Just the other day we were sortof complaining about games of speed when we were discussing Pendulum. As we get older it becomes more difficult to remain competitive in any game that requires lightning-fast reactions. But our daughters still love them, so we play.
In the past we’ve enjoyed a number of card-based speed games like Ligretto and Dutch Blitz. Lately we’ve been enjoying an updated version offered by The Op called Ratuki. If you’ve ever played either of the aforementioned games, you’ll definitely see the similarities and influence. But it might just be different enough to warrant having both in your collection.
The object of Ratuki is to be the first person to 100 points by collecting cards. The cards are separated into five single color decks of 35 cards, with one being given to each player (put any leftovers back into the box). These decks are shuffled and kept in front of each player, who then draws a hand of three cards from the top. In the center of the play area will be stacks of cards created by the players and equal to the number of participants.
Each deck contains cards numbered 1 through 5, but depicted in various ways. They might show the actual number, a hand holding up a number of fingers, sticks, words (in English and Spanish) or a result of a six-sided die. They all mean the same thing, the value of 1 through 5. The different depictions are meant to trip you up since this is a speed game.
One player shouts, “Ratuki” and the round begins. Using only their 3-card hand, players will add to the piles in the center of the play area. If you have a “1” card of any type, start a new pile. From then on, all subsequent cards laid on that pile must be one higher or one lower than the last card laid. Whenever you play a card, you may draw a new one immediately. If you have nothing to play, you always have the option of discarding a card face-down to your junk pile and grabbing a new one from the deck. If you deplete your draw deck, you may optionally use your junk pile as a new draw deck to continue the game! If you are able to place a “5” on top of a pile, or one of the wild Ratuki cards, you can claim the pile by shouting “Ratuki” and placing all cards in the stack face-up into your personal score pile.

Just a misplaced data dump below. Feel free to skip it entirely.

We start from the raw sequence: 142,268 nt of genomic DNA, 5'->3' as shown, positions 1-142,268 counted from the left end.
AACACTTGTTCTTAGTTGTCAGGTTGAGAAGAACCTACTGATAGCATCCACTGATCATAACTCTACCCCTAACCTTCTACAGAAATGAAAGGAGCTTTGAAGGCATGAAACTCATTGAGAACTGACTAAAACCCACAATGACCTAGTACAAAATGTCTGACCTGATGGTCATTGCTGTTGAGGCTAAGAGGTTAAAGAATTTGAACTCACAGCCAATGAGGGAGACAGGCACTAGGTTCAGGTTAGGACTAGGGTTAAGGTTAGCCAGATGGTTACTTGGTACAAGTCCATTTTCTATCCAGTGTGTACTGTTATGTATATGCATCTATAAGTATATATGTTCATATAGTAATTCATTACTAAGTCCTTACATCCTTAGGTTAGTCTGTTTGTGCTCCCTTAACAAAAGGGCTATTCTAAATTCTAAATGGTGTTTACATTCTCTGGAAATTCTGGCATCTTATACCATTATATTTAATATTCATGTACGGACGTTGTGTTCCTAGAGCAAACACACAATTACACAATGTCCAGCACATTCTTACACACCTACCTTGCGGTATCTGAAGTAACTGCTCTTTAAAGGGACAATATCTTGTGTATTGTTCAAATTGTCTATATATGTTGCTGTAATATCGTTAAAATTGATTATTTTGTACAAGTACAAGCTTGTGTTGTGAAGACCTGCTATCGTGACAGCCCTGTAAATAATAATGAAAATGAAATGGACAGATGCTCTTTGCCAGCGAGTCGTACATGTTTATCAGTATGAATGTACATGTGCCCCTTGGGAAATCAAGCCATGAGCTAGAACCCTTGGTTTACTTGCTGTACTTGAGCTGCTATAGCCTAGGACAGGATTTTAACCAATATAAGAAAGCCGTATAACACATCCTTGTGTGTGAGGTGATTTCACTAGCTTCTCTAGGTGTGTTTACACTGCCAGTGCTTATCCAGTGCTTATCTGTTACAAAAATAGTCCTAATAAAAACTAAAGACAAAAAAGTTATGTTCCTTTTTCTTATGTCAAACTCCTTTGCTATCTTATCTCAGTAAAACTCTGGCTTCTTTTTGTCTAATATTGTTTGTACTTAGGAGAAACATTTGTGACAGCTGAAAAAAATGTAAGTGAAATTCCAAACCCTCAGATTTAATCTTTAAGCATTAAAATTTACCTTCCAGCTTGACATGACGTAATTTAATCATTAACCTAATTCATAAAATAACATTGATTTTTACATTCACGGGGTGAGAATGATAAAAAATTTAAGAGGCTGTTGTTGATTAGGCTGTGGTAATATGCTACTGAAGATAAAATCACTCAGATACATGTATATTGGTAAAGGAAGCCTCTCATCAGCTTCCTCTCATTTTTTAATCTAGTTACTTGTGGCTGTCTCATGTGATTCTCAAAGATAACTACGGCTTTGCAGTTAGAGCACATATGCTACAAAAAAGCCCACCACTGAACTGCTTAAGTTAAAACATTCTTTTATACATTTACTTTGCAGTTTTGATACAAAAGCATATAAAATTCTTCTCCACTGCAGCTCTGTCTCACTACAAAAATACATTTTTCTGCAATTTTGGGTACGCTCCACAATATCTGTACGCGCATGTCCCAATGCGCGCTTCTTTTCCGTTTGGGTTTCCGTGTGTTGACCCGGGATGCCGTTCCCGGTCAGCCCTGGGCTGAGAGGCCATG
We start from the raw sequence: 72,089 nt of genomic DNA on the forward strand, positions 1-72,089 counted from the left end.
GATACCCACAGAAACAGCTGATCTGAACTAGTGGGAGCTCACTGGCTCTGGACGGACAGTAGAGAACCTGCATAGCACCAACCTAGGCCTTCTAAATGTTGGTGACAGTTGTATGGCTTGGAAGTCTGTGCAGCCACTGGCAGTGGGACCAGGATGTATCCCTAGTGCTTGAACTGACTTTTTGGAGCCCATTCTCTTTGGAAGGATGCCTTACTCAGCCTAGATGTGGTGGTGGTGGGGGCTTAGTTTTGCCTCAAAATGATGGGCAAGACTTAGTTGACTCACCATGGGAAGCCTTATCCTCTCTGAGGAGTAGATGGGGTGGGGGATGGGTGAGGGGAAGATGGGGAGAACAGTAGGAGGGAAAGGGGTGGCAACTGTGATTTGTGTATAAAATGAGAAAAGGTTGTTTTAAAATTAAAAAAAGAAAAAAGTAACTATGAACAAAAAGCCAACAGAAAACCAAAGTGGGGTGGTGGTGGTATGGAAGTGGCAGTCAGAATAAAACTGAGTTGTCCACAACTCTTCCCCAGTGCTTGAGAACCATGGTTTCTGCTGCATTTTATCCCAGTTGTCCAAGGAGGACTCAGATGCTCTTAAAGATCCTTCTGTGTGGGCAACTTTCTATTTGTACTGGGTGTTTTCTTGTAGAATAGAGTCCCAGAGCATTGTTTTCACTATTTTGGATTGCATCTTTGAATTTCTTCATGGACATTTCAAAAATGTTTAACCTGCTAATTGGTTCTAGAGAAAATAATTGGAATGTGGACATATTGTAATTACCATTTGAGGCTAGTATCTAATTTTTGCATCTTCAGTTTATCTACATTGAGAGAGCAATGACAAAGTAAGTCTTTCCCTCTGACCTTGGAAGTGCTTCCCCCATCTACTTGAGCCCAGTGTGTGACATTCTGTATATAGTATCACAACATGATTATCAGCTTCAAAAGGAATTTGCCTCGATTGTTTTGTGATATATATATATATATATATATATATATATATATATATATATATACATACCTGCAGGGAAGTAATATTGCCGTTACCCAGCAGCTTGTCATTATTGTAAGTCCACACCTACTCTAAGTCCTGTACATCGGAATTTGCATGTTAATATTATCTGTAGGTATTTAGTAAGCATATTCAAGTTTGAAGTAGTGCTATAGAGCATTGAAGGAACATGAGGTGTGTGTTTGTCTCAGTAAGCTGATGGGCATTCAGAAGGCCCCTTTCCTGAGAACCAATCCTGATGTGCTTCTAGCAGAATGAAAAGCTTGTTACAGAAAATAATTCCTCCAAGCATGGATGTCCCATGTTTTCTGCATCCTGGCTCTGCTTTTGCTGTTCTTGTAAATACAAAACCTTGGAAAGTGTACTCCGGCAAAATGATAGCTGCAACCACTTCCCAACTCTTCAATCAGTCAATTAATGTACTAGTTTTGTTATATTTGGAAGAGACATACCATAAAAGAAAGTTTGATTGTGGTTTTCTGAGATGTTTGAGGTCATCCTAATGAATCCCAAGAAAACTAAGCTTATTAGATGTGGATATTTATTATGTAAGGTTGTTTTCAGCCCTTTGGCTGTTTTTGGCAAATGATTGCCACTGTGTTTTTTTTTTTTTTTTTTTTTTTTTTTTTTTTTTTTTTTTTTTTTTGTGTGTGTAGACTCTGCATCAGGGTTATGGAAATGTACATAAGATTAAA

There was one glaring omission in the printed rules. Nowhere is it mentioned of how a round ends! So, we consulted the public listing at BoardGameGeek. It states, “As soon as a player runs out of cards, she can end the round.” We assume this means their draw deck and hand are empty, with nothing in their junk pile. We also ran into the situation where no one could play any cards because the only valid play was for a number which had been used up. A better description of how and when a round exactly ends would be nice.
But once a round of Ratuki does end, all players count the number of cards in their score pile and subtract any left in their hand, draw pile and junk pile. This is your score for the round (one point each) and you should keep a running total on a separate piece of paper. If you happened to score less than zero during the round, simply record nothing – you cannot lose points. The first player to exceed 100 points over multiple rounds wins Ratuki!
Everyone should have a good speed game in their collection of card games, and if you don’t already own one, this is an inexpensive addition. Pick up a copy on Amazon, direct from the publisher on their website or ask for it at your favorite local game store. While you’re browsing, ask about another hit party game they’ve released this year – Hues and Cues!
Can you recommend another speed-based card game you enjoy?